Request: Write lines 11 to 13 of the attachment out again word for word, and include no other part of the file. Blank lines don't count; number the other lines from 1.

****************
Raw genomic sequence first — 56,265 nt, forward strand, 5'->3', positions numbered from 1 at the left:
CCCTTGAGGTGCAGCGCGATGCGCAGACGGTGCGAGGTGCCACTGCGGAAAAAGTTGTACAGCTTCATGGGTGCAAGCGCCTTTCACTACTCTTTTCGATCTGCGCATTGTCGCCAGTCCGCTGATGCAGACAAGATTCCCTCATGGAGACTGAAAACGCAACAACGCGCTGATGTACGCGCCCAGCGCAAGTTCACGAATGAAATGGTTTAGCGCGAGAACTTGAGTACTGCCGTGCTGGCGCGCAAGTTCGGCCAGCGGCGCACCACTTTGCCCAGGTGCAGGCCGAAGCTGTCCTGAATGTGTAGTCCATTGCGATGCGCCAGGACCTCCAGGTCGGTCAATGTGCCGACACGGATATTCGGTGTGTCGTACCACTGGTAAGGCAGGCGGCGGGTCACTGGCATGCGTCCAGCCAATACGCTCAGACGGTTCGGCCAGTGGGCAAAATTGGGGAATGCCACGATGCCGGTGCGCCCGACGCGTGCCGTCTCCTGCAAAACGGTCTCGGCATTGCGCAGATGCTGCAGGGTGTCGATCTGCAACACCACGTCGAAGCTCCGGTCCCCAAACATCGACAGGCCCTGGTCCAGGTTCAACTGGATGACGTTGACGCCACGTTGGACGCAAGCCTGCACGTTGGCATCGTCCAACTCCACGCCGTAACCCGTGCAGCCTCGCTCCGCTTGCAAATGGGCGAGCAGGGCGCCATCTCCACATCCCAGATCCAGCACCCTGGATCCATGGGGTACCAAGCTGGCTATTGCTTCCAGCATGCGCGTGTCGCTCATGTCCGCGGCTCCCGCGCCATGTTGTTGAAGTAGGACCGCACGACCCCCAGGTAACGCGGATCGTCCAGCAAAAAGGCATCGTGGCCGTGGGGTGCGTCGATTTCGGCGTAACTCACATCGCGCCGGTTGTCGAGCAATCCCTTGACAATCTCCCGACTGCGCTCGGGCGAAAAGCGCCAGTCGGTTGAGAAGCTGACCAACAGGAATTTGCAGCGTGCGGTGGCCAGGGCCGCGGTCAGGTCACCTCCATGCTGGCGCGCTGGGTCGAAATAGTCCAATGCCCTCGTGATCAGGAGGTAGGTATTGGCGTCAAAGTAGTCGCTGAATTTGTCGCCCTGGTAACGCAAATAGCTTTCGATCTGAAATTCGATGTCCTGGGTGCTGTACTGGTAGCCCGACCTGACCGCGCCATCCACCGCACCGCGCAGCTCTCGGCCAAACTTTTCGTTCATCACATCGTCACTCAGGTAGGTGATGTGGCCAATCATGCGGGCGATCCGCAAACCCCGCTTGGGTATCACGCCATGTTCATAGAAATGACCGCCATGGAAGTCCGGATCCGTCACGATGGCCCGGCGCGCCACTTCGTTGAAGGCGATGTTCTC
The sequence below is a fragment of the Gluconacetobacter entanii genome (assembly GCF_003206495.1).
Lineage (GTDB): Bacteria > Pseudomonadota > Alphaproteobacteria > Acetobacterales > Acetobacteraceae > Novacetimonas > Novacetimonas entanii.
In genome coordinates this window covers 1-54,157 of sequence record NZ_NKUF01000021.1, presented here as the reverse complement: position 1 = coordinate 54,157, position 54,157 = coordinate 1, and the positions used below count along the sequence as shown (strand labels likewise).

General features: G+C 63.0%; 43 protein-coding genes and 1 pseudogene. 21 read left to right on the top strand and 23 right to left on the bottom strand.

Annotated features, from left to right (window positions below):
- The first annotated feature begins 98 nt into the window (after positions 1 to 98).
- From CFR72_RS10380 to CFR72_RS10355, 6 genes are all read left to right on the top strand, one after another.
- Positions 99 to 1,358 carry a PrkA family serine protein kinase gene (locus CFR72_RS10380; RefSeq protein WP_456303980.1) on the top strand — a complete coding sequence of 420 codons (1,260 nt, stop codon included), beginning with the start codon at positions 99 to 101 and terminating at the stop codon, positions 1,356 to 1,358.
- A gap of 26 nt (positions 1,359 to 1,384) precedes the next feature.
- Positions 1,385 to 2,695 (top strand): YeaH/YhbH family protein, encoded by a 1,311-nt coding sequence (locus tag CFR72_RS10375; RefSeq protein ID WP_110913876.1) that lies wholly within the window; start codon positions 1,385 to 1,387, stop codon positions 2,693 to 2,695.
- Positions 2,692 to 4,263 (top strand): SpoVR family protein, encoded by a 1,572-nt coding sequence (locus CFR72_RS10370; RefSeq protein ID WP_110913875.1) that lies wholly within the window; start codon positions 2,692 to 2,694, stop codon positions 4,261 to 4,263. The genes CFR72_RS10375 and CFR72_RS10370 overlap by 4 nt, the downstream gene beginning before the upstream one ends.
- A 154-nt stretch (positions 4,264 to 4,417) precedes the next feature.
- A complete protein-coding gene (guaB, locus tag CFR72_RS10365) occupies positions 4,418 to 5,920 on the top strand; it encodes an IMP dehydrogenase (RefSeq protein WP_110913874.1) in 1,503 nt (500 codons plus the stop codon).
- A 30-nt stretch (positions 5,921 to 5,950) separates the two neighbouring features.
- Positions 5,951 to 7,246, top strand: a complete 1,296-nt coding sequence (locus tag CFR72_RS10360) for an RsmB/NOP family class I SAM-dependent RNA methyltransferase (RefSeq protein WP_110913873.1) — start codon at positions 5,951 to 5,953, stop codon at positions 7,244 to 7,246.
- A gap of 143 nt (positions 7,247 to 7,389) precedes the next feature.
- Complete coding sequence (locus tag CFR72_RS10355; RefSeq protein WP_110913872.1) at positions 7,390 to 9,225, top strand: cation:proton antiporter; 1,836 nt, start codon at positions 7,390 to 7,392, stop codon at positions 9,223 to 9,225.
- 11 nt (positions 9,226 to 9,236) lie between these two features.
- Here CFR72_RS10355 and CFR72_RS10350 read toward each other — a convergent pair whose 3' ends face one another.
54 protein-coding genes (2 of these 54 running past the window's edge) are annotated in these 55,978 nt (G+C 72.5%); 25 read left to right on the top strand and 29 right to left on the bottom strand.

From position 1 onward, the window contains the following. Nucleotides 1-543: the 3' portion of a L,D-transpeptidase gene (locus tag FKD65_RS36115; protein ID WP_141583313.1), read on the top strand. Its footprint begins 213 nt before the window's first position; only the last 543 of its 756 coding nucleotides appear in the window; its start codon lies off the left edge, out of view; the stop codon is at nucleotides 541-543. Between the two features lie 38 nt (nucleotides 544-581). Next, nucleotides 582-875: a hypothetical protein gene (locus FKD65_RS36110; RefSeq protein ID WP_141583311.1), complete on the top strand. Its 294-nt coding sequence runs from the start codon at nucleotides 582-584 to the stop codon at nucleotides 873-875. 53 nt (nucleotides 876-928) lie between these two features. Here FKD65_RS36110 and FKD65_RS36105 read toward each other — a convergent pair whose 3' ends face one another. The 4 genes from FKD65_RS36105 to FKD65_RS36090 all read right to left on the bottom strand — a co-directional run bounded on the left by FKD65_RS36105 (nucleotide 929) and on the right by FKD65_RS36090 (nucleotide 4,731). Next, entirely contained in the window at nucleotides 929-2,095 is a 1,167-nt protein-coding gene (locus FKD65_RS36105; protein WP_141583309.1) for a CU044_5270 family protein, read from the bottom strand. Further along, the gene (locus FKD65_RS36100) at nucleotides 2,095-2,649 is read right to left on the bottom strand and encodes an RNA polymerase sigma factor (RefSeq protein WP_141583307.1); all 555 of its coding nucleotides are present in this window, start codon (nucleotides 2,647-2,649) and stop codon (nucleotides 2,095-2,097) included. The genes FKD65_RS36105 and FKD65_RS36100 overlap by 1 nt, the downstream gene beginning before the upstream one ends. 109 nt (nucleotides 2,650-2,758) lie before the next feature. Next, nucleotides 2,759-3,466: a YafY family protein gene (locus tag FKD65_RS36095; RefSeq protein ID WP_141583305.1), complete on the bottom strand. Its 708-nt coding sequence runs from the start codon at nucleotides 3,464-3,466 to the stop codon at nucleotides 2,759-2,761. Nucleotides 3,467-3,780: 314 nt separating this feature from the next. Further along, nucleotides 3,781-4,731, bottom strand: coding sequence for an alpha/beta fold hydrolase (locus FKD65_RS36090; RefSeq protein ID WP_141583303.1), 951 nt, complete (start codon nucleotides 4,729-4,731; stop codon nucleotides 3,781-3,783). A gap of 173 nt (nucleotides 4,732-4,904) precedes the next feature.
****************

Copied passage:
- A gap of 26 nt (positions 1,359 to 1,384) precedes the next feature.
- Positions 1,385 to 2,695 (top strand): YeaH/YhbH family protein, encoded by a 1,311-nt coding sequence (locus tag CFR72_RS10375; RefSeq protein ID WP_110913876.1) that lies wholly within the window; start codon positions 1,385 to 1,387, stop codon positions 2,693 to 2,695.
- Positions 2,692 to 4,263 (top strand): SpoVR family protein, encoded by a 1,572-nt coding sequence (locus CFR72_RS10370; RefSeq protein ID WP_110913875.1) that lies wholly within the window; start codon positions 2,692 to 2,694, stop codon positions 4,261 to 4,263. The genes CFR72_RS10375 and CFR72_RS10370 overlap by 4 nt, the downstream gene beginning before the upstream one ends.